Science

Unnerving video shows male praying mantis mating even after his head has been eaten off

They have been described as “zombie mating machines”.

Female praying mantises are known to devour their partners during mating but it appears not even decapitation will deter their male counterparts from procreating.

The unsettling footage from the Deep Look YouTube series shows a male mantis continuing to mate – even after his head has been eaten off – turning him into virtually a “zombie mating machine”.

Even without his head, the bordered male mantis (Stagmomantis limbata) manages to fertilise the eggs, thanks to the nerves in its abdomen which continue to control the movement of the body so it can “get the job done”.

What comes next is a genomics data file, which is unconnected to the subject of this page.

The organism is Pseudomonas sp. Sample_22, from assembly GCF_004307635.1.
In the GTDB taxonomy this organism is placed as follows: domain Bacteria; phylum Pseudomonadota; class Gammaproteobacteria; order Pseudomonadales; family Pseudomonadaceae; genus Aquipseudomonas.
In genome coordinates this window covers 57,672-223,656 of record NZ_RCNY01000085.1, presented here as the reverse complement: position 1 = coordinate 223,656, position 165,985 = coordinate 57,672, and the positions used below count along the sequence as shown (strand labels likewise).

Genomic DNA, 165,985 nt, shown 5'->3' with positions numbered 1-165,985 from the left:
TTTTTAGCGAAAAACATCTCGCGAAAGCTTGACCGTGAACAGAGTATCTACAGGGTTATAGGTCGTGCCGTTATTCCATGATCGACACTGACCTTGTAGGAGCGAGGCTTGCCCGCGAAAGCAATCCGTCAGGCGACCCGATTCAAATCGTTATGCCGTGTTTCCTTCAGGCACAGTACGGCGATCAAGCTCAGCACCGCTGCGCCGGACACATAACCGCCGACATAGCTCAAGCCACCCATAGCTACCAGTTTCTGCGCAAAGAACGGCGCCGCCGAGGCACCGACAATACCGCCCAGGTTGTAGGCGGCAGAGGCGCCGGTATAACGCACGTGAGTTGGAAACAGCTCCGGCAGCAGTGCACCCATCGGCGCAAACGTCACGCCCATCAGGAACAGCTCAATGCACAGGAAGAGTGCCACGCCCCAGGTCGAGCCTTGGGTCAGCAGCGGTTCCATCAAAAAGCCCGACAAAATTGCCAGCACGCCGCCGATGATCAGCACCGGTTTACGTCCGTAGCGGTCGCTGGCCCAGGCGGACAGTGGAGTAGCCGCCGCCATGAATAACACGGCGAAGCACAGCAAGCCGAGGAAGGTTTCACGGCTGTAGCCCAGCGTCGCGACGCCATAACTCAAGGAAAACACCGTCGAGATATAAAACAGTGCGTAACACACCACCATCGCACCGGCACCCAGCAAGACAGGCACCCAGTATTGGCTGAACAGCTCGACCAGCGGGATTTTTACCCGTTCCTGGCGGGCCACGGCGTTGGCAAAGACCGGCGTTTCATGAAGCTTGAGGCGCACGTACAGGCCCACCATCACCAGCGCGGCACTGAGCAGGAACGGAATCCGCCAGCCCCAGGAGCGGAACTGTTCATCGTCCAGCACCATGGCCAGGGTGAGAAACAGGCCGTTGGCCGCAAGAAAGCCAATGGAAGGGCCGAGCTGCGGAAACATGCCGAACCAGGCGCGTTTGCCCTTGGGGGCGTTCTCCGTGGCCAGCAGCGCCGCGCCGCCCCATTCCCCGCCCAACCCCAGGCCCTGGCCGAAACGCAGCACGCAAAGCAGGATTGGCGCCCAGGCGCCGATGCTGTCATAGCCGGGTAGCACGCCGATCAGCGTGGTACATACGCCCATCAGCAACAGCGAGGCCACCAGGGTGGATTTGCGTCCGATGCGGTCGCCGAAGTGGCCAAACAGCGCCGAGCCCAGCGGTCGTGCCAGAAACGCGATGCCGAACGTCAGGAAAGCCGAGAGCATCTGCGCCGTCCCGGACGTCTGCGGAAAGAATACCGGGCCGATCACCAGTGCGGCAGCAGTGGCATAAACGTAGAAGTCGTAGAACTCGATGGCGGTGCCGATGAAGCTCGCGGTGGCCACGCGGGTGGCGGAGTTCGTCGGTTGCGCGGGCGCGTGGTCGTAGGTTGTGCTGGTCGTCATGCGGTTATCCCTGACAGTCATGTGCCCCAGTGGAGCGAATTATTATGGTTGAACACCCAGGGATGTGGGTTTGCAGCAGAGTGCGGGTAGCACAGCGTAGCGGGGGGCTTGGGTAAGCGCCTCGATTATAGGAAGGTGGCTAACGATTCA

Created by KQED San Francisco and presented by PBS Digital Studios, the video examines the mating behaviour of bordered mantises in California’s Eastern Sierra.

As narrator Lauren Sommer explains, males have little chance at survival because they are “simply outclassed when it comes to strength and deadliness”.

While all this may sound bizarre, Sommers says there is an evolutionary reason why these male mantises are willing victims of sexual cannibalism.

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It seems that the males who die while mating are likely to father more eggs than the ones who survive.

“It takes a ton of energy for females to produce their eggs – about a hundred of them, developing inside her,” Sommer says.

“She’ll lay them in a foamy cluster, called an ootheca. So, that male is fuelling the survival of his species, nutritionally speaking.

“When they hatch in the spring, there will be plenty more mantises to replace this one.”

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